Rafael Nadal on Thursday withdrew from the French Open because his hip injury has not healed and said he expects 2024 to be his final year in professional tennis.
“It’s not a decision I’m taking, it’s a decision my body is taking,” said the 36-year-old Spanish player, who has played at the claycourt major every year since 2005 and won it 14 times.
Nadal said he was taking a few months off, meaning he will also definitely miss Wimbledon and most likely the US Open, before starting to play again. And he said next year would bring down the curtain on a career that has so far produced 22 Grand Slam singles titles.
“It’s probably going to be my last year on the professional tour, I can’t say this 100 per cent because you never know what’s going to happen,” he told a news conference.
“The injury I suffered in Australia has not healed as we hoped.
“Roland Garros became impossible. I will not be there after many years, with everything that (tournament) means to me.”
Nadal said he will not set a date for his return, but said the Davis Cup in November could be a potential target.
The former world number one has not played since the Australian Open in January where he picked up a hip injury in a shock second-round loss to Mackenzie McDonald of the United States.
He was expected to recover within six weeks, comfortably in time for the claycourt season and to launch an assault on a record-extending 15th title at Roland Garros.
However, with his 37th birthday little over two weeks away and having skipped Masters events in Indian Wells, Miami, Monte Carlo, Madrid and Rome, Nadal appears to be facing a final battle he cannot win.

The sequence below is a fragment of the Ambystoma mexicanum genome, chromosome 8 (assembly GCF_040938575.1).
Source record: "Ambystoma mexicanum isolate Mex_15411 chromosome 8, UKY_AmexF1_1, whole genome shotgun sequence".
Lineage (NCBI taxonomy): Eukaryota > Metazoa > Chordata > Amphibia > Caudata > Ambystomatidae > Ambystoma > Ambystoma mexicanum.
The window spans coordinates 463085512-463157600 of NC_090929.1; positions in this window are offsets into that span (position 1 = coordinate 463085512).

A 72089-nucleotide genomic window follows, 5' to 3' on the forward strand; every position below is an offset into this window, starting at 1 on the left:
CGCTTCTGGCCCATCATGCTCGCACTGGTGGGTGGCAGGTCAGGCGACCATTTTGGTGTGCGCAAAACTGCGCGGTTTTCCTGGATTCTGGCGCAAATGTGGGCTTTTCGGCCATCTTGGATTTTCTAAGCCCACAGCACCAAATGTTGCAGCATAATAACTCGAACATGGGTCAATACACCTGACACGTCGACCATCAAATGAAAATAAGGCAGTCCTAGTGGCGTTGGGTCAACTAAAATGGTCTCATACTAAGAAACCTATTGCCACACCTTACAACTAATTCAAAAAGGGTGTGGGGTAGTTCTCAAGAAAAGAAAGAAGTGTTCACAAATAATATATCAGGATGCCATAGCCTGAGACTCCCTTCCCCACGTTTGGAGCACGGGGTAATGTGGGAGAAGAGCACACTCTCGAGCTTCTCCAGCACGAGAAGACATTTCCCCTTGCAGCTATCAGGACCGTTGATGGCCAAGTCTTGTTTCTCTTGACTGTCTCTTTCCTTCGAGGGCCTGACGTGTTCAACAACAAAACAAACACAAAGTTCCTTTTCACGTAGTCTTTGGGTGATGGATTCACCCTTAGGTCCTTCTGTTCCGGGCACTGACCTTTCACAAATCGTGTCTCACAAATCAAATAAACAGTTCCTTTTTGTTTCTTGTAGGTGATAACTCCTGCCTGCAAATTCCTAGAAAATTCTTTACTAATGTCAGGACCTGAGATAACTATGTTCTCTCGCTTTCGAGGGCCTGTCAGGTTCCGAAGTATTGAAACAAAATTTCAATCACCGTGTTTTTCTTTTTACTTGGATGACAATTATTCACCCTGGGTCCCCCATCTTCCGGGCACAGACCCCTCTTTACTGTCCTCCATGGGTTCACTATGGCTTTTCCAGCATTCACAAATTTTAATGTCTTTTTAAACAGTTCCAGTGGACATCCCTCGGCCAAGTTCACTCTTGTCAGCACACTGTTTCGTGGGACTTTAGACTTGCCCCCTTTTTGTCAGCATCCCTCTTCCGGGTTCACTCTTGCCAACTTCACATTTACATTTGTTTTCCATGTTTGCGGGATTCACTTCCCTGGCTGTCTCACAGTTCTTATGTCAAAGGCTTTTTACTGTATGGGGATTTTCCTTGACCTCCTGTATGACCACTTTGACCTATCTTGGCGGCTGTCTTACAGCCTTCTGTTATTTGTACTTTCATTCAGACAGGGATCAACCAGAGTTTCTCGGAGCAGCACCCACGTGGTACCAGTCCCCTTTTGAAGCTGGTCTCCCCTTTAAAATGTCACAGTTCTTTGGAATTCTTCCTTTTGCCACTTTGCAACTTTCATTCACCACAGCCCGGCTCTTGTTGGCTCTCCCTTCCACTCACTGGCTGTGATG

After a career plagued by knee, wrist and foot injuries in particular, the alarm bells have been ringing ever louder over the last year.
Nadal’s undefeated start to 2022, which saw him pick up a second Australian Open title, ended with a chest injury at Indian Wells.
“It feels like a needle all the time inside,” he admitted.
He swept to a 14th French Open in June but only after revealing he had required daily pain-killing injections in his foot, a consequence of suffering from Mueller-Weiss Syndrome, a rare degenerative condition.
“I played with no feeling in the foot, with a pain-killing injection in the nerve. The foot was asleep, and that’s why I was able to play,” he said at the time in Paris.
He added that he would undergo a treatment which would involve burning the nerves in his foot to permanently dull the pain.
Weeks later, his dream of a third Wimbledon title ended in a semi-final withdrawal due to an abdominal strain.
Nadal’s lengthy absence this year has also seen him drop out of the world’s top 10 for the first time in 18 years.
His record at the French Open is unlikely ever to be broken.
Since his 2005 championship-winning debut, he has racked up 112 wins and has only been defeated three times.
Two of those losses came against great rival Novak Djokovic in 2015 and 2021. The other was to Robin Soderling in 2009.
Djokovic, who shares the men’s record of 22 Slams with Nadal, will start as a French Open favourite this year alongside world number one Carlos Alcaraz who is desperate not to see his Spanish compatriot throw in the towel.
“Let’s hope he continues to play for a long time and that we can enjoy his tennis,” said Alcaraz, the 20-year-old heir apparent to Nadal’s throne.
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